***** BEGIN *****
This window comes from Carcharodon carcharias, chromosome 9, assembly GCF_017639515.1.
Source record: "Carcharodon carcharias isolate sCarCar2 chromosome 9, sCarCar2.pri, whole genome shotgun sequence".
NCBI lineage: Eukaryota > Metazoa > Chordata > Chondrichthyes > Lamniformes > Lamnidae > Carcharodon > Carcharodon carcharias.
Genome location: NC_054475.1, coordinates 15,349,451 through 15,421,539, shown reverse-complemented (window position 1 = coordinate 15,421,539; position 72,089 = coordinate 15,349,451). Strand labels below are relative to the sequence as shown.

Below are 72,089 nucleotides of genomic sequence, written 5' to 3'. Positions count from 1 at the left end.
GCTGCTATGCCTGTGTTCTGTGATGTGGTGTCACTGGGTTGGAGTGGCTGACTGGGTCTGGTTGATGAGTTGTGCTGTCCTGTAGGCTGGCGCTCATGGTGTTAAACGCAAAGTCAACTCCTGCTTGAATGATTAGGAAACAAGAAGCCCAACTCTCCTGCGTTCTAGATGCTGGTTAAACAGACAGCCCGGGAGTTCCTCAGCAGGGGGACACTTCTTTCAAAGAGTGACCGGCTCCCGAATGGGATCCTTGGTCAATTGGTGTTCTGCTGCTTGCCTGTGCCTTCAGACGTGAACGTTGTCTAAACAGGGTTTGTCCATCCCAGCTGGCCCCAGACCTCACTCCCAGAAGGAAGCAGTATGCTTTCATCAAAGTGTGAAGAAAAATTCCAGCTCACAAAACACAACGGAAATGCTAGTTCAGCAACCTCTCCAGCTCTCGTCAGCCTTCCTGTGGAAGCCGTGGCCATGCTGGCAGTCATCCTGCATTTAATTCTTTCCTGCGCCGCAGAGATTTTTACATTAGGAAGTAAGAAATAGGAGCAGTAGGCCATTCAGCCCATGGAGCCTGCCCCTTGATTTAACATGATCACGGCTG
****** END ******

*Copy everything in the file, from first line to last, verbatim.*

This window comes from Carcharodon carcharias, chromosome 9, assembly GCF_017639515.1.
Source record: "Carcharodon carcharias isolate sCarCar2 chromosome 9, sCarCar2.pri, whole genome shotgun sequence".
NCBI lineage: Eukaryota > Metazoa > Chordata > Chondrichthyes > Lamniformes > Lamnidae > Carcharodon > Carcharodon carcharias.
Genome location: NC_054475.1, coordinates 15,349,451 through 15,421,539, shown reverse-complemented (window position 1 = coordinate 15,421,539; position 72,089 = coordinate 15,349,451). Strand labels below are relative to the sequence as shown.

Below are 72,089 nucleotides of genomic sequence, written 5' to 3'. Positions count from 1 at the left end.
GCTGCTATGCCTGTGTTCTGTGATGTGGTGTCACTGGGTTGGAGTGGCTGACTGGGTCTGGTTGATGAGTTGTGCTGTCCTGTAGGCTGGCGCTCATGGTGTTAAACGCAAAGTCAACTCCTGCTTGAATGATTAGGAAACAAGAAGCCCAACTCTCCTGCGTTCTAGATGCTGGTTAAACAGACAGCCCGGGAGTTCCTCAGCAGGGGGACACTTCTTTCAAAGAGTGACCGGCTCCCGAATGGGATCCTTGGTCAATTGGTGTTCTGCTGCTTGCCTGTGCCTTCAGACGTGAACGTTGTCTAAACAGGGTTTGTCCATCCCAGCTGGCCCCAGACCTCACTCCCAGAAGGAAGCAGTATGCTTTCATCAAAGTGTGAAGAAAAATTCCAGCTCACAAAACACAACGGAAATGCTAGTTCAGCAACCTCTCCAGCTCTCGTCAGCCTTCCTGTGGAAGCCGTGGCCATGCTGGCAGTCATCCTGCATTTAATTCTTTCCTGCGCCGCAGAGATTTTTACATTAGGAAGTAAGAAATAGGAGCAGTAGGCCATTCAGCCCATGGAGCCTGCCCCTTGATTTAACATGATCACGGCTG